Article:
Owning a car in Japan is an expensive feat. Here are the top 5reasons why it is not worth owning a car in Japan.
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You have to pay automobile taxes every year.
Some people think the only time they pay taxes on their car is for sales tax when they buy it. However, in Japan, registered owners of vehicles must pay an annual taxes.
What’s worse is that these taxes are based on the type of car (weight) and engine displacement (size).
For example, if you drive a 4.6L Land Cruiser, expect to pay up to 58,000 yen or more in taxes every year!
However if you drive a kei car, expect to pay on average around 8,000 to 15,000 in taxes every year. In regards to safety however, I highly suggest that you don’t drive a kei car.
Remember that you do get tax incentives for driving eco cars such as hybrids but those tax breaks are not worth the price of the car.
Btw, I hear that if you buy a Tesla, you are exempt from paying car taxes for 5 years. However, after five years, the annual tax rate is 60,000 yen.
The reason they have these types of taxes is to keep cars on the road updated to the times. The newer the car, the less emissions, the less damage to the environment, and it is overall much safer for people on the road if you consider safety features (side airbags, safety sensors, driving assist, and etc. )
2. You have to pay shaken every two years.
Shaken is a mandatory vehicle inspection program in Japan that is required for every vehicles containing an engine of 250 cc or more. For most passenger types of cars, you must pay every two years. If you buy a new car, you have three years, but then defaults to two years after the first inspection. You must have this before paying the car tax.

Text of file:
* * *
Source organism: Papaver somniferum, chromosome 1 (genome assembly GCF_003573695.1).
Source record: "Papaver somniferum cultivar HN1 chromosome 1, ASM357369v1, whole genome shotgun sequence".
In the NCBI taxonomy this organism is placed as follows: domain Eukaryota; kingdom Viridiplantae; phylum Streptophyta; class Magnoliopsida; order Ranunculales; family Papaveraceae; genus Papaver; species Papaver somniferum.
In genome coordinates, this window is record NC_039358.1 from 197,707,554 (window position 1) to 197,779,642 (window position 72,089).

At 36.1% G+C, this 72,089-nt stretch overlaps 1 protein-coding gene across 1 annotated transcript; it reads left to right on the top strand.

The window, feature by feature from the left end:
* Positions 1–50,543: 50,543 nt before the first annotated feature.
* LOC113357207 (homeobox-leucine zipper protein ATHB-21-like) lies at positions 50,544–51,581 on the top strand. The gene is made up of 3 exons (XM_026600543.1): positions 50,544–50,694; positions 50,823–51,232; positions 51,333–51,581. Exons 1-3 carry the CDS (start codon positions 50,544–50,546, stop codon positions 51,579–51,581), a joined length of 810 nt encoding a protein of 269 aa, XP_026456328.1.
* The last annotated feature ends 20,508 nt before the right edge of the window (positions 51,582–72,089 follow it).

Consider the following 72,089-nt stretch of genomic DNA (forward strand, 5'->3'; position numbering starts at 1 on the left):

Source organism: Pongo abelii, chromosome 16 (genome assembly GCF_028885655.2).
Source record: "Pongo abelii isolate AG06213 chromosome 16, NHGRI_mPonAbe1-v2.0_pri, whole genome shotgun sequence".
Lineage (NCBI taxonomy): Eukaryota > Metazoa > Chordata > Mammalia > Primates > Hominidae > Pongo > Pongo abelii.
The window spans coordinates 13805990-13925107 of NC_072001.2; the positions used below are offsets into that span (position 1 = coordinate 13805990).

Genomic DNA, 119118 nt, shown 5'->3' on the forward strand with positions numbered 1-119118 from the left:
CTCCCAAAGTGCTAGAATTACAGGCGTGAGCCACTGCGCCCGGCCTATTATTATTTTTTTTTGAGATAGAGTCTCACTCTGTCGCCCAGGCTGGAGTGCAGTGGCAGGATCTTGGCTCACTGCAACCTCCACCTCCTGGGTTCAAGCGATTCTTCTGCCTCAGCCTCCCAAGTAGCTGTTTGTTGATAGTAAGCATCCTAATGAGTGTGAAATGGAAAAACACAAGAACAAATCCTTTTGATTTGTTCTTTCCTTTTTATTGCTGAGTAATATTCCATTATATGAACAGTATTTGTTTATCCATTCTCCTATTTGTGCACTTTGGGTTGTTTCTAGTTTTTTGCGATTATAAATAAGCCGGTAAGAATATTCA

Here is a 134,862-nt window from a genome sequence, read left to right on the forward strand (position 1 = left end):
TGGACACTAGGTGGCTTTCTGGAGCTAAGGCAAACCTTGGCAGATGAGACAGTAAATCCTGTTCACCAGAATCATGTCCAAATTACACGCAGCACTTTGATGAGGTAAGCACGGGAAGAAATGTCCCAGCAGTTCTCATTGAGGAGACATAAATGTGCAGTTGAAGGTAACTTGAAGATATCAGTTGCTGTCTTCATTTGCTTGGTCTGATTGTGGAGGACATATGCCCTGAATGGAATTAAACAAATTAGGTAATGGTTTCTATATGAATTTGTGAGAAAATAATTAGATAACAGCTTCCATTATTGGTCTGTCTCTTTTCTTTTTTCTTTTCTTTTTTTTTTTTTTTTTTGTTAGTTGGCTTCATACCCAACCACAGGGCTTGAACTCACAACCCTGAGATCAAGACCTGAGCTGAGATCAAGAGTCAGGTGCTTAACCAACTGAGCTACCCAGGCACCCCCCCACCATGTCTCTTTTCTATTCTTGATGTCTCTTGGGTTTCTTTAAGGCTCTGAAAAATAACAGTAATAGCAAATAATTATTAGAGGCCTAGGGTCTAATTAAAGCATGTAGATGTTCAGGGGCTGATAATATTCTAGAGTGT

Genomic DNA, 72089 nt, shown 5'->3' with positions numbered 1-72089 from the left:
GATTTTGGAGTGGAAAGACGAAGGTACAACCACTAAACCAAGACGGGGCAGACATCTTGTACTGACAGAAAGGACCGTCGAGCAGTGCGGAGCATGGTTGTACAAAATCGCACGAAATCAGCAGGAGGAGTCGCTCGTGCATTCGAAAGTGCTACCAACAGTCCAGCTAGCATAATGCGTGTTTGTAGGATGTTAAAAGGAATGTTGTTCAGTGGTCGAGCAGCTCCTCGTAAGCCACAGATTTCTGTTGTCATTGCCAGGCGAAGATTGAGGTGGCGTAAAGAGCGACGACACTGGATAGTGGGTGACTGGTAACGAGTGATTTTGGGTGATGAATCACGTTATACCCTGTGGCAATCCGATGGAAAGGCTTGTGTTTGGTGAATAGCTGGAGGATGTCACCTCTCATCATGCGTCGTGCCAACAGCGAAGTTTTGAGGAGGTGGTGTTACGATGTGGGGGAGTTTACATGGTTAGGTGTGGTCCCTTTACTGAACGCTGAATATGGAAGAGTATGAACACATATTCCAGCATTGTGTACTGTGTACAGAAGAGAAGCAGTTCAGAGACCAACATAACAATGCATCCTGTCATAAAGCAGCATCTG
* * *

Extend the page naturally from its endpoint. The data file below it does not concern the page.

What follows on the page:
The most I ever heard someone pay for shaken is $2000 USD . In general, you pay a lot of fees for the paperwork, vehicle inspection, insurance, and any repairs if needed.
Shaken supposedly assures your vehicle is road-worthy and that emitted emissions are within a certain level. Also, shaken is there to ensure people do not illegally modify their cars (e.g. tints on the driver and passenger side and other external modifications that can prove to be hazardous)
Remember that a car cannot be driven on the road unless it has passed shaken.
To sum up “shaken”, shaken basically checks your brakes, your speedometer, all your lights (headlights, brake lights, etc.), your suspension system, the exterior of the car, the interior of the car, and for emissions.
3. Tolls on the highway….
Paying to go on the highway sucks. I never really understood the true feeling of freedom I had in the U.S. until I came to Japan.
If you want to go to Kyoto from Tokyo, you will have to pay around 11,000 yen for a one way trip by car. It would be many times worth it if you were traveling with a pretty girl or if you had to carry a lot of your stuff around country. Short trips range from 1000 yen to 3000 yen. It all depends on the distance and time of day you travel.
For an American who used to drive on the “freeways” without paying a toll fee, paying highway tools can be outrageous considering highways usually get congested during the holidays and weekends.